HY'DATID (Gk. iffaric, hydatis, water vesicle, hydatid, from iAidp, hyd6r: water; con nected with OChureh Slay. rode, Skt. udan, water, and ultimately with Goth. zrato. OHG. trazzor, Ger. 11'asser, AS. tetrter, Eng. water ; AS. Iraq, Eng. met ; 011G. of tar, Ger. Ot ter, AS. otor, Eng. otter). The bladder-worm. It is allied to the tapeworm, but differs in being bladder-like, and similar in shape to the `eysticerens' of the tapeworm. The heads bud on special brood capsules in such a may that their invagination is turned toward the cavity of the vesicle. About 50ou eggs are developed in a single segment (proglottis). The six-hooked embryos develop, are expelled from the dog, the first host, and find their way in drinking-water or in food into the human inte,tincs, whence they bore into the liver, their favorite habitat, or are carried along the Hood-vessels into some other organ, where they develop into bladder-like bodies or ( EchinOel lre ifcr echinocoecus). Ily the fourth week the young is I. nun. (I.50 inch) in length, and it is probably many months before the cehi noeoecus heads are entirely deNeloped. The worms become sexually mature in from seven to nine weeks after this stage is reached, when the milk-white worms may usually be found im bedded in the mucus of the duodenum and upper part of the small intestines, with their heads attached to the villous surface of the intestine.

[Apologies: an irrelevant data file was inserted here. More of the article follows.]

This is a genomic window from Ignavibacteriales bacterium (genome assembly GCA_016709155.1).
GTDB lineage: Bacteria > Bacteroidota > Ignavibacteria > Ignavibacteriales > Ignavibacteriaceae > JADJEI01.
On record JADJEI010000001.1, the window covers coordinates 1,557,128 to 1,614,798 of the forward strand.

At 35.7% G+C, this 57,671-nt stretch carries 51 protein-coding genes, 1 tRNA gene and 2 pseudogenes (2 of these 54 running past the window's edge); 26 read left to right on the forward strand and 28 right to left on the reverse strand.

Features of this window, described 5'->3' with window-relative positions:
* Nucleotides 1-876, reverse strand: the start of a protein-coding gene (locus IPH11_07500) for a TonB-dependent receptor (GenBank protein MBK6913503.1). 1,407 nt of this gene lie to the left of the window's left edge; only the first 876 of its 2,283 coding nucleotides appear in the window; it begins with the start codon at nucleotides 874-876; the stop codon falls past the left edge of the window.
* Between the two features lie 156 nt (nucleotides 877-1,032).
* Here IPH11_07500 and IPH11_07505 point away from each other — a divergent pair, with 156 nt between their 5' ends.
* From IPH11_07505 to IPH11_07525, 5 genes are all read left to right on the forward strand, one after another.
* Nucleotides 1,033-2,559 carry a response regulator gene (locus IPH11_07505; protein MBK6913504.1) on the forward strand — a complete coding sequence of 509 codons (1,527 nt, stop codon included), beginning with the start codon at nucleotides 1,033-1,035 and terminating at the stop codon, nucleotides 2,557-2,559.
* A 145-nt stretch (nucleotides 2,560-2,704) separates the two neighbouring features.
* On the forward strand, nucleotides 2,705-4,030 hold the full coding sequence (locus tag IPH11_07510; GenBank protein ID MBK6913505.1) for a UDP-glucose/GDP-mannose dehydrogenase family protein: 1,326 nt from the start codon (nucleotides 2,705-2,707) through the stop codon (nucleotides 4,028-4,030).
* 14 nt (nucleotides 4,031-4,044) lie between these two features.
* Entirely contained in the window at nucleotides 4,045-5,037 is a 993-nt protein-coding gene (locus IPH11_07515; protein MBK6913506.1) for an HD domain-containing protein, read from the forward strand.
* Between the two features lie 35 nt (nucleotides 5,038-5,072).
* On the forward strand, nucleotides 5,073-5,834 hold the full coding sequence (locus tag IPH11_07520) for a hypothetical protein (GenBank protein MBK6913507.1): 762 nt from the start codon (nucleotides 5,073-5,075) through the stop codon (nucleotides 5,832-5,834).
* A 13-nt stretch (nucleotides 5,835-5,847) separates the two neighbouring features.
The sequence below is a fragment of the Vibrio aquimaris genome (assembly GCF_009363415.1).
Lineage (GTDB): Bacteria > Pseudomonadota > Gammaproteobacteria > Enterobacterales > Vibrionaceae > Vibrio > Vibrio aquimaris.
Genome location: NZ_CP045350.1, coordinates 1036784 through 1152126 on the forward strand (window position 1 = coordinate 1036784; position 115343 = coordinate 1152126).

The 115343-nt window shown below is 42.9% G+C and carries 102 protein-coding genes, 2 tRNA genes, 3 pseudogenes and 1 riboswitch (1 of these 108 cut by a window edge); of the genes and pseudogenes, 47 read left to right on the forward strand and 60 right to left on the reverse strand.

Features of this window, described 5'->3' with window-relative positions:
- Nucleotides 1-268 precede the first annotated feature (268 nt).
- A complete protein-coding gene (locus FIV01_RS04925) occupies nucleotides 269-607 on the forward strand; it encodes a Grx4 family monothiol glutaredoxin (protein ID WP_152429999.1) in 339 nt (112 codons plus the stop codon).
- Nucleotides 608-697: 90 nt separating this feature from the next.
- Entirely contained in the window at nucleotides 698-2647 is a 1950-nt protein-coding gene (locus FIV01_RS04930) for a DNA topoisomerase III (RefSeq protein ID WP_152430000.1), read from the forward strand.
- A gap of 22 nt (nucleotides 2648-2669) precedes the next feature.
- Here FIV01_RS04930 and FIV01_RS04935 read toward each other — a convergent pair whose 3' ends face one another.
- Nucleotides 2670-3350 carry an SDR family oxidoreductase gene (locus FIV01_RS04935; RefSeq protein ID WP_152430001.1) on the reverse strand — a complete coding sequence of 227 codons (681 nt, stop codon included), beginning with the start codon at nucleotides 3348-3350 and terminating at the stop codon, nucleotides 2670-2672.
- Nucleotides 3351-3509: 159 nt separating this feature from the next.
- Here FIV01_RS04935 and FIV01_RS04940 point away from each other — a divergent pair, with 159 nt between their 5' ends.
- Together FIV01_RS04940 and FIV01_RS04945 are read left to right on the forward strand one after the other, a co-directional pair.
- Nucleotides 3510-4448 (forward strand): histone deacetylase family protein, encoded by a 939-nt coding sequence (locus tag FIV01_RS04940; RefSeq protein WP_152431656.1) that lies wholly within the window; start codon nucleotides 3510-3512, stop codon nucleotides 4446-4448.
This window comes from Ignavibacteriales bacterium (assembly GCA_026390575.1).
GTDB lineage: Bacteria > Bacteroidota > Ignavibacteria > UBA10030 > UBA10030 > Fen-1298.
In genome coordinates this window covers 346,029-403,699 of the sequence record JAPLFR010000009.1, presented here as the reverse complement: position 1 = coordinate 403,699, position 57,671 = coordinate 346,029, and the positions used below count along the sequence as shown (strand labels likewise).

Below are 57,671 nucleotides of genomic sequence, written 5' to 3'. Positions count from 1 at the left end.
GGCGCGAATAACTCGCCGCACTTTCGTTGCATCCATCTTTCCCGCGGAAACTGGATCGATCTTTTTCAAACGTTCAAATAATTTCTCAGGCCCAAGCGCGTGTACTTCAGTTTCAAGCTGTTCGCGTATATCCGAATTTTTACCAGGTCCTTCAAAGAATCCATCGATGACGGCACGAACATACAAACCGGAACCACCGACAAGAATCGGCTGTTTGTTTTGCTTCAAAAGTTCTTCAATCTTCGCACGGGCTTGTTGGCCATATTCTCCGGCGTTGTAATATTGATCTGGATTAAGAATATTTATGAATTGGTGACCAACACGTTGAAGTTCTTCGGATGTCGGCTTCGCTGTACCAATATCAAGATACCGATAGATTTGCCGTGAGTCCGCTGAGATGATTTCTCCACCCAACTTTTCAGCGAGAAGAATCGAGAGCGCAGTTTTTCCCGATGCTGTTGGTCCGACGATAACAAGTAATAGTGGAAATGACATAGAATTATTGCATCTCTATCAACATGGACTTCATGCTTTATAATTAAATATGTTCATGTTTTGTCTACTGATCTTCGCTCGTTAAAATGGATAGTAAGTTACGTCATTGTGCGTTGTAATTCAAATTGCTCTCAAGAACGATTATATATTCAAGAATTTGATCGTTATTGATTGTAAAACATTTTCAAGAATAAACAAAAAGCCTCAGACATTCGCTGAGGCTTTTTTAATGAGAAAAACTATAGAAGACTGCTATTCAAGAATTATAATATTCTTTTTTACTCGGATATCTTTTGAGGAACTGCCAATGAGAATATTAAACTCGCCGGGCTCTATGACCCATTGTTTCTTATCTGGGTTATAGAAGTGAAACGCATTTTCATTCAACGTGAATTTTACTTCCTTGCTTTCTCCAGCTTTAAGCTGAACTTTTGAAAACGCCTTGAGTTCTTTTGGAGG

The parent vesicle may grow as large as n man's head. The cyst in which the bladder-worn, lies, and which is caused by it, is called a 'hydatid cyst.' There are two forms of this hydatid, one (Echinocoecifer ho minis) living in man, and the other (Echinocorcifcr relerinorum) in domestic animals. When these cehinococcus cysts remain sterile, as they frequently do, they are called 'acephalocysts.' "Another, and indeed pathologi cal form," says Sedgwick, "is the so-called 'mul tilocular* echinococens, which was for a long time taken for a colloid cancer. It is also found in manunalia (in cattle), and here presents a confusing resemblance ton mass of tubercles. The eehinoeoccus disease (hydatid ).lague) was wide ly spread in Iceland. This disease, likewise, seems endemic in many places in Australia."